You may have seen swimmers stretching on the poolside before and after sessions, and whilst this can help flexibility and mobility in the water, it’s important to remember that stretching should always be done under control, otherwise you may risk an injury. Here are three simple ‘swimmer-friendly’ stretches to build into your weekly routine:
Front crawl and backstroke are rotational strokes, meaning your body rotates on an axis as you switch between arm strokes. If you have poor rotational mobility on land, you may also struggle to be efficient at these strokes. Try lying on your back on the floor, with your arms out to the side. Take your left knee and pull it across your body gently with your right hand. You should feel a stretch in your lower back. Hold for a few seconds and repeat on the other side.
The lats (latissimus dorsi) is the largest muscle in the upper body, connecting the bones of the upper arms to the side of the body, spine and hips. We utilise this muscle when doing every stroke in the swimming pool and having strong lats can help improve your times in the water. When your lats are fatigued and tight, you may find you have slightly less ‘reach’ in the water—essentially your arms are a centimetre or two shorter than normal! Stretching your lats before sessions can increase your distance per stroke, helping you maximise your efficiency in the water.
Taking care of your hamstrings may seem a little odd for swimming but having tight hamstrings can really hinder leg kick. In addition, having good hamstring mobility is really important for starts, as it’s difficult to find the correct position on the diving blocks if you can’t reach your toes! Try starting with a simple sitting or standing hamstring stretch with straight legs and remember not to push to the point of discomfort.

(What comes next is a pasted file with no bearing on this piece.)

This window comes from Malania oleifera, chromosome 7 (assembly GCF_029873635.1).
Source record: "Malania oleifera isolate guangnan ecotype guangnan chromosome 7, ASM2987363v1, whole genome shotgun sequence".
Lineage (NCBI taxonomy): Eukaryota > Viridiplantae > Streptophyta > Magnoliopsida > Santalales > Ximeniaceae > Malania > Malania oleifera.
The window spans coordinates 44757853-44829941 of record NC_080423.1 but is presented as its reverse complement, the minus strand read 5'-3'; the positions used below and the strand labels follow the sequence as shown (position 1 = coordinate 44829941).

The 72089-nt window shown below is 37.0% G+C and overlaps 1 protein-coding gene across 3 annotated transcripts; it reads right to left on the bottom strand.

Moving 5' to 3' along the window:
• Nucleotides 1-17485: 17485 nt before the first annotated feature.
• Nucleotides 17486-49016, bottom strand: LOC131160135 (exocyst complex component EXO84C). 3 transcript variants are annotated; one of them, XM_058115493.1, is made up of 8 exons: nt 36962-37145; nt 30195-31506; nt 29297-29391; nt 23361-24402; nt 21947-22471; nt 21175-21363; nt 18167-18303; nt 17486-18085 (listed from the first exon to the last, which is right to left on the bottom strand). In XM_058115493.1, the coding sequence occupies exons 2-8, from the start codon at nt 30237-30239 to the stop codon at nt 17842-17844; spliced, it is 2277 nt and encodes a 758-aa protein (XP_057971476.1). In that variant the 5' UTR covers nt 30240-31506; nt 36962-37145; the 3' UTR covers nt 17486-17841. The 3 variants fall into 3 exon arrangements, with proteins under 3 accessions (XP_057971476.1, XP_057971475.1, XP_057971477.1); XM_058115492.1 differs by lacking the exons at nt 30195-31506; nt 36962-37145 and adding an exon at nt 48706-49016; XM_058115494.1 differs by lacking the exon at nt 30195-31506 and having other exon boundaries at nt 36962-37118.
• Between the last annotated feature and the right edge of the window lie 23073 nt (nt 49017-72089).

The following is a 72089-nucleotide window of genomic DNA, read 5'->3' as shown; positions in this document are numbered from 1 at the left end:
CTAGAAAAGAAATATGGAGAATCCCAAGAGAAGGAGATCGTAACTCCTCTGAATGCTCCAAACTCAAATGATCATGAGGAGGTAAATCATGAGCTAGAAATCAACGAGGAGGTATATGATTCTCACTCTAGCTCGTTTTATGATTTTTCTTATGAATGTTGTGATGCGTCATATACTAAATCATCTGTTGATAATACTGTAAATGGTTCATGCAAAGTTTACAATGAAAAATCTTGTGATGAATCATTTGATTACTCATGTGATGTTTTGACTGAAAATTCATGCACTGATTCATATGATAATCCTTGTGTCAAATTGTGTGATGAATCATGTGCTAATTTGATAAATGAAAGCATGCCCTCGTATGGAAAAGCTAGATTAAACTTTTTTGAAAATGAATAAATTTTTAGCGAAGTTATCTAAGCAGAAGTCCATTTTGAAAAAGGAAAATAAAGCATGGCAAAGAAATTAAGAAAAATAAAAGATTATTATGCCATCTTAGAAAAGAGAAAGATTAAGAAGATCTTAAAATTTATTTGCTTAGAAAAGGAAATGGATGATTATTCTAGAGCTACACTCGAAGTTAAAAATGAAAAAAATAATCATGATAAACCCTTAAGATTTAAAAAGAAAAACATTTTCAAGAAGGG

Training for five hours a day in the water, as I did when I was competing professionally, can be incredibly mentally challenging. But very few athletes train alone; even if the sessions contain long reps of ‘head down’ work, there are usually other athletes around you, putting in the same effort and encouraging you. It’s no different for swimmers training at lower levels; having training partners can make a huge difference to your motivation and mindset.
This doesn’t mean you need to join a swimming club, although that may be an option. Once it is safe to do so, try swimming with a friend or find someone who is at a similar level in the public sessions and ask to join their workout. Coming up with creative sessions together can make even the toughest training fun, and you might make some new friends in the process!
Track your progress
Finally, make sure that you set yourself small goals, track your progress and reward yourself when you hit your targets. This works for children too – a high five for a great effort (even if they didn’t quite master the butterfly stroke on their first attempt) goes a long way and rewarding the family with a fun film night is the perfect way to relax after an afternoon of lengths. (Link to Rakuten?)
I hope you’ve enjoyed my top tips over this blog series. Swimming is an important life-saving skill, but can be a hugely fulfilling and enjoyable activity too.
Getting bored of doing the same swimming structure every week? Lizzie Simmonds takes you through some ways to switch-up your swimming routine!